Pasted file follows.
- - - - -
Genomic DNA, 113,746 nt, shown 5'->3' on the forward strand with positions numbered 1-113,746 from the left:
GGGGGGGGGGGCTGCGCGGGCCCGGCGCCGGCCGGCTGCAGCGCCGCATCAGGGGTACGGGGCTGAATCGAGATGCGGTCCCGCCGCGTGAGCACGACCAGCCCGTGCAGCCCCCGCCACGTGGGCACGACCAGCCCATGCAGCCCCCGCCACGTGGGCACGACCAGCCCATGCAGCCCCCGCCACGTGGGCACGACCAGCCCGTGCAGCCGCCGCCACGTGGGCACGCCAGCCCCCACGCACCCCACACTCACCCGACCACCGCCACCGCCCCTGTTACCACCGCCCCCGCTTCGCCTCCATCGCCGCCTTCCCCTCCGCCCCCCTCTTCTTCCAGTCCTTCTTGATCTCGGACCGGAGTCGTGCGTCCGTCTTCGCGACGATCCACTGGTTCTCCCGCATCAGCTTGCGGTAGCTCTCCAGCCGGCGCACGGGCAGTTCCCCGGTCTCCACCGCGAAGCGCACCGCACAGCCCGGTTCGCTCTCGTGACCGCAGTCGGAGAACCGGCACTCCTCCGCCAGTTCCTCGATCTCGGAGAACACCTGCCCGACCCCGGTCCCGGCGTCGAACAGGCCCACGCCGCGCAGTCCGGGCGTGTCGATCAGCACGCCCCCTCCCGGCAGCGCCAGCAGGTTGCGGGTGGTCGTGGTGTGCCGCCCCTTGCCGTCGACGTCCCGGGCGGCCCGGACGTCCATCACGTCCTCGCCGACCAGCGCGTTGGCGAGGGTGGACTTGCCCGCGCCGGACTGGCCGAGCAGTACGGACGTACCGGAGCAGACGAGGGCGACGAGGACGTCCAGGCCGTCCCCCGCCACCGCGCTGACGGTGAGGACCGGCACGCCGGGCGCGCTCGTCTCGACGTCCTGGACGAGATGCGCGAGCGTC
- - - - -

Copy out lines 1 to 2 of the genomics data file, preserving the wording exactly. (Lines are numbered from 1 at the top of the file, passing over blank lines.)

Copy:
Genomic DNA, 113,746 nt, shown 5'->3' on the forward strand with positions numbered 1-113,746 from the left:
GGGGGGGGGGGCTGCGCGGGCCCGGCGCCGGCCGGCTGCAGCGCCGCATCAGGGGTACGGGGCTGAATCGAGATGCGGTCCCGCCGCGTGAGCACGACCAGCCCGTGCAGCCCCCGCCACGTGGGCACGACCAGCCCATGCAGCCCCCGCCACGTGGGCACGACCAGCCCATGCAGCCCCCGCCACGTGGGCACGACCAGCCCGTGCAGCCGCCGCCACGTGGGCACGCCAGCCCCCACGCACCCCACACTCACCCGACCACCGCCACCGCCCCTGTTACCACCGCCCCCGCTTCGCCTCCATCGCCGCCTTCCCCTCCGCCCCCCTCTTCTTCCAGTCCTTCTTGATCTCGGACCGGAGTCGTGCGTCCGTCTTCGCGACGATCCACTGGTTCTCCCGCATCAGCTTGCGGTAGCTCTCCAGCCGGCGCACGGGCAGTTCCCCGGTCTCCACCGCGAAGCGCACCGCACAGCCCGGTTCGCTCTCGTGACCGCAGTCGGAGAACCGGCACTCCTCCGCCAGTTCCTCGATCTCGGAGAACACCTGCCCGACCCCGGTCCCGGCGTCGAACAGGCCCACGCCGCGCAGTCCGGGCGTGTCGATCAGCACGCCCCCTCCCGGCAGCGCCAGCAGGTTGCGGGTGGTCGTGGTGTGCCGCCCCTTGCCGTCGACGTCCCGGGCGGCCCGGACGTCCATCACGTCCTCGCCGACCAGCGCGTTGGCGAGGGTGGACTTGCCCGCGCCGGACTGGCCGAGCAGTACGGACGTACCGGAGCAGACGAGGGCGACGAGGACGTCCAGGCCGTCCCCCGCCACCGCGCTGACGGTGAGGACCGGCACGCCGGGCGCGCTCGTCTCGACGTCCTGGACGAGATGCGCGAGCGTC